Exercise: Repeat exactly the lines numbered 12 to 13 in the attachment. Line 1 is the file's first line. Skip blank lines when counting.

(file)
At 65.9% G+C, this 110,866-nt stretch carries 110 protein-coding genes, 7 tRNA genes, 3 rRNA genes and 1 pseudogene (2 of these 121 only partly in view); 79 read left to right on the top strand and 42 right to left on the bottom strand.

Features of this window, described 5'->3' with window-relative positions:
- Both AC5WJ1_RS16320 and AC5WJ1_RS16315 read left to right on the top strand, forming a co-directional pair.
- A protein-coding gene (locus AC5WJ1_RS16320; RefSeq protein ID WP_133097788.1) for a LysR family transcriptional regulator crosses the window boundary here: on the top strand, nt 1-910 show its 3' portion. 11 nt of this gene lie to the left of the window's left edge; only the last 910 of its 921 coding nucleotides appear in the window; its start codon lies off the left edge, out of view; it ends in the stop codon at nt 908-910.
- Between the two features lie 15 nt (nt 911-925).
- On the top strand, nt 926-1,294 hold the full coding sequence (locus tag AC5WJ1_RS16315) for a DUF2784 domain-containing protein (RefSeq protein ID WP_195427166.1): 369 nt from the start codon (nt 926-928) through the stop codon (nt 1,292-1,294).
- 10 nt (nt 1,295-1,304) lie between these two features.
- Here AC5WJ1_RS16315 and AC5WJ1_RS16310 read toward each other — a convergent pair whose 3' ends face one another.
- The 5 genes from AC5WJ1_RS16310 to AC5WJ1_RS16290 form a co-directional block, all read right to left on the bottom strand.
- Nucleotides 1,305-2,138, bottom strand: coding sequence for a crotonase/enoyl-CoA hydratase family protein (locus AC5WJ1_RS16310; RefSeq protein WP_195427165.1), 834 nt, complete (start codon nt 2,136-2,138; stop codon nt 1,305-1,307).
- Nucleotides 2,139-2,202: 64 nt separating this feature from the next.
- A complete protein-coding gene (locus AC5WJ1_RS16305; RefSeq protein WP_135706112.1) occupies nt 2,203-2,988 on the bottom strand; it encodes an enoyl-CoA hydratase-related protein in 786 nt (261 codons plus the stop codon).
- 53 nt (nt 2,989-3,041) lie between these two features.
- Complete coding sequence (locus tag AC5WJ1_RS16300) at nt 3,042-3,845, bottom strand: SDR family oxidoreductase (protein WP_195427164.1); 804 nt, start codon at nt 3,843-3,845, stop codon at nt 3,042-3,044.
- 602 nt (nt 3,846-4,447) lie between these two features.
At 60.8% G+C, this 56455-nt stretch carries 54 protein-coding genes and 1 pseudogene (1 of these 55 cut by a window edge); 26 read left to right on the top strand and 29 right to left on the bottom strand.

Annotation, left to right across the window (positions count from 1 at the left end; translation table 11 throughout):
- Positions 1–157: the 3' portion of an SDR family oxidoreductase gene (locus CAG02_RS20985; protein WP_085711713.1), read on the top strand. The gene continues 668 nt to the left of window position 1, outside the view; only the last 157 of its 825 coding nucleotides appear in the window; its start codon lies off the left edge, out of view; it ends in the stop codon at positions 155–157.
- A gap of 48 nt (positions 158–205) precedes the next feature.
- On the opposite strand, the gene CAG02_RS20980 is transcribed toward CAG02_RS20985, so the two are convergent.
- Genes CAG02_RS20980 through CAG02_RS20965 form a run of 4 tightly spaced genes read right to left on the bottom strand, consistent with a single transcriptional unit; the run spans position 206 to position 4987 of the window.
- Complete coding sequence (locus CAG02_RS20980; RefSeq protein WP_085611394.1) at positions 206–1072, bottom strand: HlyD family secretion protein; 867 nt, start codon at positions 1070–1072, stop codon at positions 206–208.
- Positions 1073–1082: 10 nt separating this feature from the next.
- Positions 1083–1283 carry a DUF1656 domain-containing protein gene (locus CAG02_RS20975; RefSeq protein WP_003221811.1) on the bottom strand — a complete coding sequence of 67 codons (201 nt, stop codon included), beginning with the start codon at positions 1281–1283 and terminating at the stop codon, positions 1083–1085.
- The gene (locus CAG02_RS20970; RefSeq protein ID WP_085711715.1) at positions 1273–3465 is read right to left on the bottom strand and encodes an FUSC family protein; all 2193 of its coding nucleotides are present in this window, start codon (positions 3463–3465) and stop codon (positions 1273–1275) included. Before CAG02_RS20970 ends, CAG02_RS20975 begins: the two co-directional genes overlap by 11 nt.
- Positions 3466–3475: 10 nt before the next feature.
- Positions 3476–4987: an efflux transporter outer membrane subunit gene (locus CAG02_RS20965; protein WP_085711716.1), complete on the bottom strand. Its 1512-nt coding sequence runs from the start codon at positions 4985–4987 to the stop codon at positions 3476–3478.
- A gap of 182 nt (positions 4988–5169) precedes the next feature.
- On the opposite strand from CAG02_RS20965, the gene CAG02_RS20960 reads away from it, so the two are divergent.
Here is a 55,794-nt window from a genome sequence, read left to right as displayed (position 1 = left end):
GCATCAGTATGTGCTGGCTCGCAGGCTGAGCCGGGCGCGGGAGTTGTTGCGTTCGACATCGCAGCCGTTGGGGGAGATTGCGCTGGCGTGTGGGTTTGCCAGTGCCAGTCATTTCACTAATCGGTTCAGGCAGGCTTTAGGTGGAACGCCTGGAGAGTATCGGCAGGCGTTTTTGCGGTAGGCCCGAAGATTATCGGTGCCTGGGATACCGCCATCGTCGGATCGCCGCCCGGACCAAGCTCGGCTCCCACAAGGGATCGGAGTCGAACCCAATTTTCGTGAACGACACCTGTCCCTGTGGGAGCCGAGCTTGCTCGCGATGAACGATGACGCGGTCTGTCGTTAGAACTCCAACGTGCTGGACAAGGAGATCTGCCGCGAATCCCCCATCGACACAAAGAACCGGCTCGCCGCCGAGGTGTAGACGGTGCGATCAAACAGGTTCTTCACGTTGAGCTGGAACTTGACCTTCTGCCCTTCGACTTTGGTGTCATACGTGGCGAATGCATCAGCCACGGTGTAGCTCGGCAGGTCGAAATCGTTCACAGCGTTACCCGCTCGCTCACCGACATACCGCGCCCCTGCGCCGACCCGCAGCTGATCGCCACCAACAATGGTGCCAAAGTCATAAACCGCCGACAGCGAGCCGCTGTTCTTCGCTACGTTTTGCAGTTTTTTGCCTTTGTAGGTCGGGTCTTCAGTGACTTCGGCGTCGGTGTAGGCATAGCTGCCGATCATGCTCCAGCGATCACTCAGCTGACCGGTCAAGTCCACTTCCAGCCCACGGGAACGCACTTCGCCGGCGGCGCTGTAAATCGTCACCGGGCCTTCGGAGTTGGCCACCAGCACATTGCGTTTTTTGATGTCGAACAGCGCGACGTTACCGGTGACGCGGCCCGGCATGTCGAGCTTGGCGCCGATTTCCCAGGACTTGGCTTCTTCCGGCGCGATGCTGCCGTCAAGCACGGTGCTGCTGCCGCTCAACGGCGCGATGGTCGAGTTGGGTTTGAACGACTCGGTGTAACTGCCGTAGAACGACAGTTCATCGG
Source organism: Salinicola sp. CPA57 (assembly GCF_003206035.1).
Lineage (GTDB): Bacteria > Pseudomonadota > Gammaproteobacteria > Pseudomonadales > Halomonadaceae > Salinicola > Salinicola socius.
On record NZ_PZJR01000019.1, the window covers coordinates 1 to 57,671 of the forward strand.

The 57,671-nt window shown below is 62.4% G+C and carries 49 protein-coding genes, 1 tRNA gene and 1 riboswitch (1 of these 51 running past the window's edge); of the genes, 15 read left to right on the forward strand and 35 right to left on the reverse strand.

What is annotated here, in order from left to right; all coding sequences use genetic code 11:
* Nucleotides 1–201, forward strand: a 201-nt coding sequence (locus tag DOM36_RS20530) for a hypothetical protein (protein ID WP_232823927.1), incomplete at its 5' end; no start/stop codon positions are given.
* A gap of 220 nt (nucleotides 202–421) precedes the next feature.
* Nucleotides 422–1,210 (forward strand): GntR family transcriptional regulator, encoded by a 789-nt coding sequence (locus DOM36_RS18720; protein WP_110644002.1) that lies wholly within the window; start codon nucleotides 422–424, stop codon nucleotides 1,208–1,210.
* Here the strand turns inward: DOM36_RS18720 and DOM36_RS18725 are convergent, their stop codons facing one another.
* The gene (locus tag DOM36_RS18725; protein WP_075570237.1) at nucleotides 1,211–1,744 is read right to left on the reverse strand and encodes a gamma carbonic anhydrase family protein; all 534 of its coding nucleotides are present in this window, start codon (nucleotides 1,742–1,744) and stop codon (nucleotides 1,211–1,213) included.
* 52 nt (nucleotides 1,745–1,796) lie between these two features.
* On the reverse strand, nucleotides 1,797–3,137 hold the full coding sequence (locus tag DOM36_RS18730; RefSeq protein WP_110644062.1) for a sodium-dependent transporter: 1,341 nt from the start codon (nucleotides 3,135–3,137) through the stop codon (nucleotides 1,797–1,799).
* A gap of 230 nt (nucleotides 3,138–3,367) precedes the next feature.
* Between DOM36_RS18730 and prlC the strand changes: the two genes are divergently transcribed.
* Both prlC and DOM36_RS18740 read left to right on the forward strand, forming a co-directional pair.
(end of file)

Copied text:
- A complete protein-coding gene (locus AC5WJ1_RS16305; RefSeq protein WP_135706112.1) occupies nt 2,203-2,988 on the bottom strand; it encodes an enoyl-CoA hydratase-related protein in 786 nt (261 codons plus the stop codon).
- 53 nt (nt 2,989-3,041) lie between these two features.